We make these adjustments internally as well — especially when we watch movies. We have compassion for the accountant who embezzles so his dying wife can receive a life-saving cancer treatment, and vilify the accountant who embezzles from his hometown’s teachers fund to get the Porsche he’s always wanted.

(We all say that stealing is wrong, but we still see Robin Hood as a protagonist. )

Something in us knows the circumstances matter.

And we bias our judgments based on them all the time — especially when we are judging ourselves.

We always get the benefit of knowing our full situation and adjust our evaluation accordingly.

Judgment is the wrong framework.

So, if we want to belong, are prone to fundamental attribution error, and rarely know enough about a situation to judge it fairly, then it would seem that we really suck at judging.

(For the record, yes. We are abysmal at judging.)

We miss just how flawed our judgments really are, but that isn’t even the point. The problem is that judgment is the wrong framework when it comes to human relationships.

Judgment may satisfy our ego’s need to be right, but love is the thing that satisfies at a heart level.

Love affirms the other person’s belonging.

Judgment affirms our own.

Love makes it safe for others to be who they really are and share authentic experience.

Judgment puts people on guard.

Love keeps no record of wrongs.

Judgment seeks them out.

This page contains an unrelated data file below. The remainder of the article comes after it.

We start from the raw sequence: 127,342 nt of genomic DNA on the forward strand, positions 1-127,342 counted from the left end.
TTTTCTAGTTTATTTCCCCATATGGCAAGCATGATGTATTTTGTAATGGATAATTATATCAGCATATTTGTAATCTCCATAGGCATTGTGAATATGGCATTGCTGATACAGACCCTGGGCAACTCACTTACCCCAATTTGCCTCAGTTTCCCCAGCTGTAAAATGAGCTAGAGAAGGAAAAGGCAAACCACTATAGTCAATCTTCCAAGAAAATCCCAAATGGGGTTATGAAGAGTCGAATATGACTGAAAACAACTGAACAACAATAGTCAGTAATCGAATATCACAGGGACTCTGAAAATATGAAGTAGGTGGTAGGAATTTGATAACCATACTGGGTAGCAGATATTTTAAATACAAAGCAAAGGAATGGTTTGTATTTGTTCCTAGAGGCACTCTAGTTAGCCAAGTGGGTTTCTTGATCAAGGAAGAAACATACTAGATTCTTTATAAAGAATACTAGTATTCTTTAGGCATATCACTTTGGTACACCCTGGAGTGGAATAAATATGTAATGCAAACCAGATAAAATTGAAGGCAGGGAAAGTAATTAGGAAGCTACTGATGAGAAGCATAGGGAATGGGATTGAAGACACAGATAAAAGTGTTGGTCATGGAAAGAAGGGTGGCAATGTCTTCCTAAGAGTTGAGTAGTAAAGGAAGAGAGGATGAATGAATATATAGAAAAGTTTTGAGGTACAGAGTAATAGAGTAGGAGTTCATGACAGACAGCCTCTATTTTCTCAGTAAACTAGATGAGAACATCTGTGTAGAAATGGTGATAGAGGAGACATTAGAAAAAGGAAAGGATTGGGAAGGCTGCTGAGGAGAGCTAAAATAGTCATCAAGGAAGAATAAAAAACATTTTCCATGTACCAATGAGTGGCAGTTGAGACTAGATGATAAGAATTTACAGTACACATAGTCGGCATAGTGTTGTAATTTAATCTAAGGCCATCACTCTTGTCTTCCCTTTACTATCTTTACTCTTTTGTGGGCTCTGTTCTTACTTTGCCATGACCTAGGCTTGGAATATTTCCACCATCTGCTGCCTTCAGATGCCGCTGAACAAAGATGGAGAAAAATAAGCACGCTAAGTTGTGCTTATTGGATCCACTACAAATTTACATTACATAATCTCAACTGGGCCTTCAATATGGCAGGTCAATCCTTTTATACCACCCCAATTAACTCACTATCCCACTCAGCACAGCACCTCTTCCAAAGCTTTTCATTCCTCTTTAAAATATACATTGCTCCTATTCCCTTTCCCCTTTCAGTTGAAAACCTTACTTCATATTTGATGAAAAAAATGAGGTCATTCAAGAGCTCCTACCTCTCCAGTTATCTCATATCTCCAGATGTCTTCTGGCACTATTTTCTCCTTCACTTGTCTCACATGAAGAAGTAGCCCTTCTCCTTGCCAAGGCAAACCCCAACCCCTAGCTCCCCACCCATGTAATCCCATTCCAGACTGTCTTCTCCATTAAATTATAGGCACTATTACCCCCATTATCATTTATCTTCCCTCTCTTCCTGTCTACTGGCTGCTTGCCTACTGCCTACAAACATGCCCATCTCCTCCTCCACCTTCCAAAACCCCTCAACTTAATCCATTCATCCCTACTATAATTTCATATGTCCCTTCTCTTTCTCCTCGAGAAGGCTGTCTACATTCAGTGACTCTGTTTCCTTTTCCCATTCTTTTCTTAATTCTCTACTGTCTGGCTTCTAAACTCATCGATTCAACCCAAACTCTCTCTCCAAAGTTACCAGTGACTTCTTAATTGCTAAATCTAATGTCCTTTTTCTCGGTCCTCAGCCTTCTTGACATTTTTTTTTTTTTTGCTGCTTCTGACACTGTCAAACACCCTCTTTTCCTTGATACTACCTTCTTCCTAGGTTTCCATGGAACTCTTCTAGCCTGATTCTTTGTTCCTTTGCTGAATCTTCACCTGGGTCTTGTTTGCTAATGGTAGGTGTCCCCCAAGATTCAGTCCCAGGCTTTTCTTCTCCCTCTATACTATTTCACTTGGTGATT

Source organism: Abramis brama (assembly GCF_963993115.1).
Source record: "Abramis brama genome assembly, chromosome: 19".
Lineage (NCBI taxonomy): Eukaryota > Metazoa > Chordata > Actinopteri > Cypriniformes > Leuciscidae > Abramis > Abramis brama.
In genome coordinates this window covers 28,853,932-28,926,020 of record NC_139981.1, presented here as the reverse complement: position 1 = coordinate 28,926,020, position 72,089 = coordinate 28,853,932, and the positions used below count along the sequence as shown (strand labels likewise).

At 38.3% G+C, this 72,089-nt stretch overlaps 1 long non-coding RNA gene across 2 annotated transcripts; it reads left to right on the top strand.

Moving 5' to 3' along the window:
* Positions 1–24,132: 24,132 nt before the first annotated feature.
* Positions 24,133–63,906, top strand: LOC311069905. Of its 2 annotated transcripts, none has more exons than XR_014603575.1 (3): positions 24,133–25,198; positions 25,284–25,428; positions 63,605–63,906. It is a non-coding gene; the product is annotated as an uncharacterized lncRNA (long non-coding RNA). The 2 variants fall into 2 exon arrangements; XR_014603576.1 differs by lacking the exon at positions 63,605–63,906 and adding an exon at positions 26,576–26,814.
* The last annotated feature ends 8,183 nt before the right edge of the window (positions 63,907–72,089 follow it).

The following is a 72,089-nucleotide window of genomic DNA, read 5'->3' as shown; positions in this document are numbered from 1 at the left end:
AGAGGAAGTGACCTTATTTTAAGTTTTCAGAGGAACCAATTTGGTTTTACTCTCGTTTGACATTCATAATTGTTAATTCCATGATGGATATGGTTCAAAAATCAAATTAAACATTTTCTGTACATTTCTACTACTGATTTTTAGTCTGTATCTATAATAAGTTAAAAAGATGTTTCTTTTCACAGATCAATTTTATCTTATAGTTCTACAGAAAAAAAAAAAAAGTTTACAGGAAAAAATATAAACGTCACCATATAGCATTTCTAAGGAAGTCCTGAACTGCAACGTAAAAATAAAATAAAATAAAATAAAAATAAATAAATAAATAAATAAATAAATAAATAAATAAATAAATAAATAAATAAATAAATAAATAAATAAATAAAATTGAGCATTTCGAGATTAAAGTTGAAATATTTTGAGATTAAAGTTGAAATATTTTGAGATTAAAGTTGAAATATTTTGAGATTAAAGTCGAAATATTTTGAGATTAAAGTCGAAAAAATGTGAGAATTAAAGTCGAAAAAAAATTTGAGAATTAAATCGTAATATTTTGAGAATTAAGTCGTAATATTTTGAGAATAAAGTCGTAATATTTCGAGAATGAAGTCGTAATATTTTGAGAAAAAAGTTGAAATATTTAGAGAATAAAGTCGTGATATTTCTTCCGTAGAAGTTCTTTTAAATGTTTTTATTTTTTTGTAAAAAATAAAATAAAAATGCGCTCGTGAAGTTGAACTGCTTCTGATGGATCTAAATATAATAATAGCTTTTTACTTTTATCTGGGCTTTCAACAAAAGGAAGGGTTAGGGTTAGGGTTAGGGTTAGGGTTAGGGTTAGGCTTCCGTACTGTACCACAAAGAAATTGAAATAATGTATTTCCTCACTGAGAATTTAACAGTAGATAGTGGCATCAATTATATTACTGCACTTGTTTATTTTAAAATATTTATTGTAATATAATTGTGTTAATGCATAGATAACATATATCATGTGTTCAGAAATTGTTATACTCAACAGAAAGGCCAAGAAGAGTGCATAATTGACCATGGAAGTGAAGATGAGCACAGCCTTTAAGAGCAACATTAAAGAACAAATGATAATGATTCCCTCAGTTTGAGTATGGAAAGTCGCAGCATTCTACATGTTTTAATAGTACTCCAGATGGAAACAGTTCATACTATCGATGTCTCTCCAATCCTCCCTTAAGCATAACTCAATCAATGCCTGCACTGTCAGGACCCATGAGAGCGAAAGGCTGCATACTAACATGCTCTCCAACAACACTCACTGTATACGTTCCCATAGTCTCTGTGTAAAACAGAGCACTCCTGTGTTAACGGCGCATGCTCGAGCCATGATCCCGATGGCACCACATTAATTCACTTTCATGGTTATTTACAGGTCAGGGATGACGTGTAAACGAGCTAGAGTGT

It is love — not judgment — that creates the type of environments we most want to live in. It produces deep friendship. It results in a belonging that goes far deeper than the superficial subsets formed through judgment.

Most importantly, love is the secret weapon when it comes to dealing with judgmental people. Why? Because even judgmental people need it.

Choosing love is a practice — and not an easy one. (Mostly because choosing love over judgment exposes our own fear. ) The thing is, when introduced into almost any situation, love disrupts the patterns. It dissolves the need to be right. It brings healing. And most importantly, love creates the connection that satisfies our fundamental need to belong.

So the next time you are faced with a judgmental person — or are tempted to judge yourself — experiment with introducing love to the equation. You will likely be beautifully surprised at the result.

//Cathy Hutchison’s book, Bad Christian: For Everyone Who Loves Jesus But Doesn’t Fit in Church is available via Amazon.

Deeply curious on why and how people engage together. Visual journal enthusiast. Get her QuickStart Guide to Visual Journaling: http://bit.ly/StartJournal